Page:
Offices With Access to Natural Light
Offices with access to lots of natural light fall perfectly on the scale of the higher color range. This has been recognized by many office designers and architects, who more and more frequently are setting offices up with this in mind. They have begun adding large skylights, and swapping walls for windows in order to harness these valuable benefits.
Most of us can’t knock down our walls in favor of glass panes (nor would we want to given the cost of home heating/cooling!), but you should pay attention to where you receive the most sun throughout the day at home, and if possible have your work area be there.
The added energy and improvement it will have on your mood will make all the moving worth it, not to mention your productivity! Getting all the natural light you need throughout the day is a privilege in the world of home offices- what about lighting solutions for those of us stuck in the shade?
Offices Without Access to Natural Light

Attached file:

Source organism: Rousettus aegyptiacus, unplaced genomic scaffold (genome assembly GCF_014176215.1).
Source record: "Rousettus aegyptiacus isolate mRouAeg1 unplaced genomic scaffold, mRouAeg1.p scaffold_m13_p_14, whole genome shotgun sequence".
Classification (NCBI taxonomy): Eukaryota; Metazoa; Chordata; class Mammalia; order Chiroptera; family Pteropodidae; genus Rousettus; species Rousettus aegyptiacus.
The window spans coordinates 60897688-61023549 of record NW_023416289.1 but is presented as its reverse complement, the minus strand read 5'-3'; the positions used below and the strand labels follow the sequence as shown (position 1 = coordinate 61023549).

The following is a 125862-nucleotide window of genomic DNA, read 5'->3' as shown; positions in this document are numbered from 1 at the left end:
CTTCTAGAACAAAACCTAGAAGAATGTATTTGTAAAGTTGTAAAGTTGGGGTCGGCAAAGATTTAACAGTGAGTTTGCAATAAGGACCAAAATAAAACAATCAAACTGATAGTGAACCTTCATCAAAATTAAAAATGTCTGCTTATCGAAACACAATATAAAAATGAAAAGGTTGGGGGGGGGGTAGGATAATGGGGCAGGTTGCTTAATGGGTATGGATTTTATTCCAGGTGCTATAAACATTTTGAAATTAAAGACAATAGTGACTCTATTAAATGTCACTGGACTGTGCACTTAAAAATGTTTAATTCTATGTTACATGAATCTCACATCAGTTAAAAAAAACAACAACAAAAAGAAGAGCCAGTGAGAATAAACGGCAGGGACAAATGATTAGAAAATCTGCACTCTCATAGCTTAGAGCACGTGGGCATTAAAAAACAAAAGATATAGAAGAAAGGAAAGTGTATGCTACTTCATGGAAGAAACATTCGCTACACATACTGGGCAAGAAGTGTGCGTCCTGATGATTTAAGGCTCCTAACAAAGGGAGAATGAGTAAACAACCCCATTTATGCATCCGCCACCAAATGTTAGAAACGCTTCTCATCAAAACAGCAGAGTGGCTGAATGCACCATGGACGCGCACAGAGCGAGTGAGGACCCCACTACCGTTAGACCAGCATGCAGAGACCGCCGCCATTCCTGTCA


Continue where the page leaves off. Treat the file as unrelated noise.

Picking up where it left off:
Some of us just by chance don’t have much access to natural light in our home, those of us in cities especially. What can we do? Well as it turns out, quite a lot of the benefits of natural light can be found within artificial lights that mimic natural lighting via spectrum design.
Blue light has the same effects as daylight: it diminishes fatigue, ups focus, improves productivity, and reduces eye strain. Outfitting your home with blue light sources in your workspace is the next best thing to removing the roof in favor of glass.
Overall, it’s better to use task lighting, like desk lamps and standing lamps rather than overhead lamps. This is because overhead lamps often cause glare and eye strain in the workspace. Task lamps should be set up to not cast a shadow on your work, as they are used for specific activities, generally detailed work.
Task lighting alone can quickly give you eye strain because it’s directed light; so it’s important to add more light if you use one. Eye strain can be combated when paired with ambient lighting. Ambient lighting will help soften the sharp light that can come from an overhead light, not to mention the direct light from your computer screen.